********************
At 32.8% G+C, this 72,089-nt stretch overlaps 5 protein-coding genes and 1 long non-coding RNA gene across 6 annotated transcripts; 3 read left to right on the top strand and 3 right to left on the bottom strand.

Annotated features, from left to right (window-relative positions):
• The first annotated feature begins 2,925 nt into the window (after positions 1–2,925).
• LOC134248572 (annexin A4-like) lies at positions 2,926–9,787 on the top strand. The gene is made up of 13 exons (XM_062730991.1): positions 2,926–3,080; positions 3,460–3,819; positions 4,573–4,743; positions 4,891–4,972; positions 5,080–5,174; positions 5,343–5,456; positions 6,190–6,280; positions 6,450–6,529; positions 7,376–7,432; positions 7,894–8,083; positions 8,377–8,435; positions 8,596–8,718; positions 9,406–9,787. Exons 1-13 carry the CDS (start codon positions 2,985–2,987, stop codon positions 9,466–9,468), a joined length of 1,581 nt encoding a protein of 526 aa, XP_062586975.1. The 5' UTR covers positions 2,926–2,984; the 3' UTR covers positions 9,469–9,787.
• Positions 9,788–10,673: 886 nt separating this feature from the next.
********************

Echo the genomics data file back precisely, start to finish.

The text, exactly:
At 32.8% G+C, this 72,089-nt stretch overlaps 5 protein-coding genes and 1 long non-coding RNA gene across 6 annotated transcripts; 3 read left to right on the top strand and 3 right to left on the bottom strand.

Annotated features, from left to right (window-relative positions):
• The first annotated feature begins 2,925 nt into the window (after positions 1–2,925).
• LOC134248572 (annexin A4-like) lies at positions 2,926–9,787 on the top strand. The gene is made up of 13 exons (XM_062730991.1): positions 2,926–3,080; positions 3,460–3,819; positions 4,573–4,743; positions 4,891–4,972; positions 5,080–5,174; positions 5,343–5,456; positions 6,190–6,280; positions 6,450–6,529; positions 7,376–7,432; positions 7,894–8,083; positions 8,377–8,435; positions 8,596–8,718; positions 9,406–9,787. Exons 1-13 carry the CDS (start codon positions 2,985–2,987, stop codon positions 9,466–9,468), a joined length of 1,581 nt encoding a protein of 526 aa, XP_062586975.1. The 5' UTR covers positions 2,926–2,984; the 3' UTR covers positions 9,469–9,787.
• Positions 9,788–10,673: 886 nt separating this feature from the next.